tethersend Fri 26-Aug-11 12:03:07

This almost definitely not made up.

ShirleyKnot Fri 26-Aug-11 12:05:00

Why have you put this second thread up?

glitterkitten Fri 26-Aug-11 12:10:37

Blimey!!

That money isn't for you - it's for your children. That is the vital cog your machinery seems to be missing.

FondantFancie Fri 26-Aug-11 12:29:24

Sorry Tethersend, not sure I understand your post?

I posted twice as I was unsure where to post this, and I wanted opinions.

But the government gave me the money, he appealed through the Tax Credit people and they still ruled in my favour, surely that means that I am able to spend this money how I want?

olderyetwider Fri 26-Aug-11 12:46:39

The government gave you the money? No, actually, the tax-payers 'gave' you the money to spend on care of your children. If you share the care, and the costs, then you share the help.

It doesn't sound like the tax credit people 'ruled in your favour' but that the rules are that you can't both claim seperately so you have it.

Your ex is struggling to pay child care so that he can work, and pay taxes, in part to support you! But you want the money to spend how you want! Your attitude makes me fume angry

FondantFancie Fri 26-Aug-11 12:51:44

But he is a teacher, he gets paid good money, he probably takes in more money than I get. Why should I give him even more?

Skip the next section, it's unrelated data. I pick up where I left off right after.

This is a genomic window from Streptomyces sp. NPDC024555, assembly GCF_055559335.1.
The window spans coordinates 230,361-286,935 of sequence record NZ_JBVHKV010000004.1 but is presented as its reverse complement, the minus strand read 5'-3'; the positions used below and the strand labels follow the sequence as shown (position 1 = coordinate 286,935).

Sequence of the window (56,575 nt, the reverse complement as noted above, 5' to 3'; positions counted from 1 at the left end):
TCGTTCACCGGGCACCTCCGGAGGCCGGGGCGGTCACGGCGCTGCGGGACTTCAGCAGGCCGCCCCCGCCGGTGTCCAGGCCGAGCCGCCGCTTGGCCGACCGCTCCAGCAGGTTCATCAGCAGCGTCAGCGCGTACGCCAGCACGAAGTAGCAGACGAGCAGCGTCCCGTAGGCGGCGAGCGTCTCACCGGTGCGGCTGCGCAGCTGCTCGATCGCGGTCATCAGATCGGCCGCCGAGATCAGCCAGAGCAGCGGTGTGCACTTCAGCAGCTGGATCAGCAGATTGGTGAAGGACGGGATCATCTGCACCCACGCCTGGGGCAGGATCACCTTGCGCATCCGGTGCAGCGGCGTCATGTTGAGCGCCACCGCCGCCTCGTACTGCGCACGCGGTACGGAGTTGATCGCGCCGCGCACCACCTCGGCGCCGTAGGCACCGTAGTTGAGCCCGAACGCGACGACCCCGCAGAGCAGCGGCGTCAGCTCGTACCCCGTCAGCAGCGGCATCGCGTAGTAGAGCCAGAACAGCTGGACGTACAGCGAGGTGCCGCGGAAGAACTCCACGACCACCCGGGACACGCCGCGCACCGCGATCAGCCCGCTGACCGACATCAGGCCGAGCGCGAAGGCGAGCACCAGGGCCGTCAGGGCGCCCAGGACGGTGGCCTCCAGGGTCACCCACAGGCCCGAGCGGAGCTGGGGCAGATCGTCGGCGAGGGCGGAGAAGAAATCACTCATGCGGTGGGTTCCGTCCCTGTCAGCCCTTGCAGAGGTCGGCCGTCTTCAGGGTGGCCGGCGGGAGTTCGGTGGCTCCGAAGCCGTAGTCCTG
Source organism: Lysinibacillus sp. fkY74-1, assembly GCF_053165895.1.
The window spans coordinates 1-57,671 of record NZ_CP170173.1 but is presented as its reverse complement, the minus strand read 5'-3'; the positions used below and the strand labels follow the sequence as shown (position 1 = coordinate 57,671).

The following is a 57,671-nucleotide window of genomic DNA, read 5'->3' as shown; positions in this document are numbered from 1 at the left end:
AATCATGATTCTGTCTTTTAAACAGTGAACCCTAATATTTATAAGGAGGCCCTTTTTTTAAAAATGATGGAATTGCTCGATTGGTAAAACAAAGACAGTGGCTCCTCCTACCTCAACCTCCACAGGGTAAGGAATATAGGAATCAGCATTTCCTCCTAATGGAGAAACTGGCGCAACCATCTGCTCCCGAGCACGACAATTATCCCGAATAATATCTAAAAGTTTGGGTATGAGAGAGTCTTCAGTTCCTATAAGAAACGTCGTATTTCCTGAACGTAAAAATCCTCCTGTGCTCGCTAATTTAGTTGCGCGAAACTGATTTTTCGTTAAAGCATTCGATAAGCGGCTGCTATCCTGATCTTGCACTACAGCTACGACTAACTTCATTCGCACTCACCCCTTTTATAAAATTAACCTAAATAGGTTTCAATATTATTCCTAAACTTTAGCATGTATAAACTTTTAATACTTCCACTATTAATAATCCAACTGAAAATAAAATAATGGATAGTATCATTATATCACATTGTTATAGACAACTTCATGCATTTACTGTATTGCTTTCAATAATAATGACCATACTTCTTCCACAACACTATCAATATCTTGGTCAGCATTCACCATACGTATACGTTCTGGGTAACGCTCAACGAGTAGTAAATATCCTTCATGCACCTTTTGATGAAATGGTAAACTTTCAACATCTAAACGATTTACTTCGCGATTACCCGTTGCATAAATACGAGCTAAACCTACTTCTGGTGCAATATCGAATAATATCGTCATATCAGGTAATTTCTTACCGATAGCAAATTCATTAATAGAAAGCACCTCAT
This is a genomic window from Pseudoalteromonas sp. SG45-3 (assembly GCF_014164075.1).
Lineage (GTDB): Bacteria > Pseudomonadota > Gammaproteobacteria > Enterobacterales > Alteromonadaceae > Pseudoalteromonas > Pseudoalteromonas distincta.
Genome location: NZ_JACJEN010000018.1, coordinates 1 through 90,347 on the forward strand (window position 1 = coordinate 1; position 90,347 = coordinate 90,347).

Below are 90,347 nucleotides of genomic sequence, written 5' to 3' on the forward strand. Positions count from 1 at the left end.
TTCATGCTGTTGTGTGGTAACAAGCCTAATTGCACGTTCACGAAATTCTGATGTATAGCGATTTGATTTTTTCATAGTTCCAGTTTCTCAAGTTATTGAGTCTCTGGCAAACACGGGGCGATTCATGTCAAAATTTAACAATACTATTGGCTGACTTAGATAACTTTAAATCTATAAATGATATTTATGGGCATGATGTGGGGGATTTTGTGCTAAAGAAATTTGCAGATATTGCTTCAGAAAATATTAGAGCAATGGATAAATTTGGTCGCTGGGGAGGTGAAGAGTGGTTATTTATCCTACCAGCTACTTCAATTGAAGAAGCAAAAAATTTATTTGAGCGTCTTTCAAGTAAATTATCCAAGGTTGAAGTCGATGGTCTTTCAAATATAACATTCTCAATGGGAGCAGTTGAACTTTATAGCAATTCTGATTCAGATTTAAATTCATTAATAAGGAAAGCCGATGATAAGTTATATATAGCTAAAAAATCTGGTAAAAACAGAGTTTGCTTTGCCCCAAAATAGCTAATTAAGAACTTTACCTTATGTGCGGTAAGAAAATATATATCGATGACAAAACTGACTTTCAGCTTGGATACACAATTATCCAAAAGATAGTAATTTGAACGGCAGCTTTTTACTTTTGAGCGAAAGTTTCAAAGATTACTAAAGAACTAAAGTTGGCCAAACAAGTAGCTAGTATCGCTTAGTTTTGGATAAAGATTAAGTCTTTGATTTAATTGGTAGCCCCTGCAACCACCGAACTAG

TeddyRuxpin Fri 26-Aug-11 13:01:47

Tax credits get paid to the "main carer" of the children.
As you are no longer a couple and split the care 50/50 this makes you both the "main carer" as far as I see and the tax credits should be split 50/50. Unfortunately, the tax credit people won't do this as the rules are only one person can claim so I expect that is why they 'ruled in your favour' as you put it. It doesn't mean your XP has no entitlement to the money!
Could you work out an arrangement that you buy all the childrens clothes/shoes/extras from the tax credit money so your XP doesn't have this expense?
Tax credits and child benefit are meant to be to provide things for the children, not enhance the parents quality of life.

ShirleyKnot Fri 26-Aug-11 13:02:50

Because he's paying for the childcare?

Are you actually a bit.

no.

<goes back to rage thread>

magicmummy1 Fri 26-Aug-11 13:02:58

The money is intended for your children. It isn't a salary for you. hmm

You do sound very "entitled". Are you really serious about this, or are you actually the husband playing devil's advocate?

PenguinArmy Fri 26-Aug-11 13:04:28

how much would be get if he was the full time carer

<ignoring whether the OP is real or not>

Snapespeare Fri 26-Aug-11 13:04:33

Are the children in childcare full time, while you are on maternity leave?

So you could technically be looking after the children while he is working, to reduce the expenses? Do you receive any tax credit towards the childcare expenses?

delilahbelle Fri 26-Aug-11 13:10:37

community.tes.co.uk/forums/t/513798.aspx

V similar thread from his POV over on TES at the moment.